Nature Notes

Department of Interior
National Park Service
Crater Lake National Park

Earl U. Homuth
Park Ranger Naturalist

July 1, 1928

C. G. Thomson

Vol. 1, No. 1

This is the first of a series of bulletins issued monthly during the season to give information on subjects of interest concerning the natural history of Crater Lake. It is supplemental to the lectures and field trips conducted by the Park naturalist.

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Publications using extracts kindly credit the bulletin and author.

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For copies, which are free, address the Superintendent or Ranger-naturalist.

Crater Lake
By Earl U. Homuth

In this, the first issue of the first volume of our "Nature Notes from Crater Lake", it might be well to describe briefly that marvelous feature which is known as Crater Lake, and to attempt, briefly, to outline the theories as to its origin.

Crater Lake lies in the caldera of a once mighty mountain. The lake is approximately six miles wide and slightly longer; is nearly 2000 feet deep at the deepest sounding; is surrounded by cliffs varying from 500 to over 1800 feet in sheer height.

Many interesting features may be observed on the walls above the lake; ancient valleys on a still more ancient mountain, filled with lava, and then cut in cross-section to show in perfect clearness; broad glacial valleys opening on the very brink of the caldera, indicating again some points in the history of the original peak; cut edges of as many as thirty successive lava flows and other points illustrating the development of Mt. Mazama. Mazama is the name given to the mountain that once stood here. Evidence that a peak did rise a full ten thousand feet above the lake bottom, or a full seven thousand above the Rim, is derived from four sources.

First, glacial evidence is clear, and the source of the glaciers have been higher than the present rim, since there are no cirques, the cut edges of moraines show at the rim, and the valleys are broad and U-shaped at the very top.

Second, dikes stand out boldly on the inside of the walls, indicating an angle toward an original peak. Fully ten of these can be counted.

Third, the slope of the flow of lava is downward, away from the rim on every side, and the walls are largely the broken edges of these flows, not coated over with other lava material.

Fourth, Wizard Island is a true crater rising to approximately eight hundred feet above the water, or considering the depth of the lake, a cone two thousand eight hundred feet from base to summit. Since the action of a crater builds it up, and material was present to build up this cone, then possibly a previous period of volcanic action could have raised Mt. Mazama to a height where it could rival Mt. Shasta, Hood, and others of our great volcanic peaks.

What became of Mt. Mazama will be discussed briefly in a future issue of these notes.

Mt. Mazama

The Pines of Crater Lake
By F. Lyle Wynd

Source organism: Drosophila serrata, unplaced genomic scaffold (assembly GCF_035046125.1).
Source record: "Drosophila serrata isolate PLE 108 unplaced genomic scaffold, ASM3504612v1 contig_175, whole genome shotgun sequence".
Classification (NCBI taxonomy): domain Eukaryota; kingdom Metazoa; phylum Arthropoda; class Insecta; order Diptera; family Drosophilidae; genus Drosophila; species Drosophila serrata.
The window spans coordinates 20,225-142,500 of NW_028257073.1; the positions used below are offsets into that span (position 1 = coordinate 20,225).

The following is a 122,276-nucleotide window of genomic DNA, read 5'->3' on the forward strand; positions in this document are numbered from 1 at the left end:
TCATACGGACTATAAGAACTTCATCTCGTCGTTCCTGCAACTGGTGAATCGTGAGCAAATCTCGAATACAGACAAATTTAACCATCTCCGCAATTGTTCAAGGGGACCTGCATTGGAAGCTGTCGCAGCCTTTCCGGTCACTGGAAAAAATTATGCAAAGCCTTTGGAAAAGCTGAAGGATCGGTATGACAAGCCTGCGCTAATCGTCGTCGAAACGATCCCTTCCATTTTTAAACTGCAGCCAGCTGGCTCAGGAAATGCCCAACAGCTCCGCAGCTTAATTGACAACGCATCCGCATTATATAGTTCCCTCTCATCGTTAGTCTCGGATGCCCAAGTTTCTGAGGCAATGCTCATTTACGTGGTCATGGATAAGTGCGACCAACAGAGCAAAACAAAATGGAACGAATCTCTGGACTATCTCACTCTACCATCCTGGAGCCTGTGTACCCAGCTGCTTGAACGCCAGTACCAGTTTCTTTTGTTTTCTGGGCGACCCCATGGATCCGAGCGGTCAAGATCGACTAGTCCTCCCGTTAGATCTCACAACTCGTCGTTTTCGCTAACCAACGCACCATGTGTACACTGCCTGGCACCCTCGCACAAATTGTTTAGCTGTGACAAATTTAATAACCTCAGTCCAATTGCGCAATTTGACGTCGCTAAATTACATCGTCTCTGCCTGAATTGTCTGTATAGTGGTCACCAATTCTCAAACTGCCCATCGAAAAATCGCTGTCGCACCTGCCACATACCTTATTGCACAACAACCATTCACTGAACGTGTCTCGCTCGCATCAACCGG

The pines may be distinguished from other conifers by the fact that the leaves, or needles as they are often called, are borne in clusters; and also by the fact that the seeds are borne in cones. This last character may seem self-evident for certainly any tree in the Pine family should have cones. But this popular conception is untrue as evidenced by three members of the Pine family which are found in the Park which do not have cones.

The pines are represented by five species in the Park. The most common one is Pinus contorta or Lodgepole Pine. This is a small tree and grows at all altitudes in the Park. This is the scrubby tree that grows so thickly on the level valley plains.

Pinus ponderosa, or the Western wheat Pine, is represented by wonderfully fine specimens on the lower altitudes.

Pinus lambertiana, or the Western Sugar Pine, also grows at the lower altitudes.

The next occurring in respect to elevation is the Western White Pine, or Pinus monticola.

At the highest altitudes the White-barked Pine grows. Botanists know this species as Pinus albicaulis, which means "white-stemmed" and the appearance of the small branches justify this name.

The pines immediately about the Rim are White-Barked Pine.

About Flowers
By Earl U. Homuth

The flora of Crater Lake has not been very thoroughly studied, and offers unusual opportunities. This may be due to a comparatively short season, and possibly because other regions are nearer centers of population.

A student from the Univeristy of Oregon, at present collecting in the park, expects to obtain fully five hundred, and possibly seven hundred, species. Seven species were reported as being from Crater Lake only, but a report from the national herbarium invalidates one determination and two others are reported from one station in northern California, while another is found in this region, but outside the park boundaries. The remaining three are Colomium mazama, Cov., Arinaria pumicola, Cov. and Leib, and Eucepahlus covellii, Greene.

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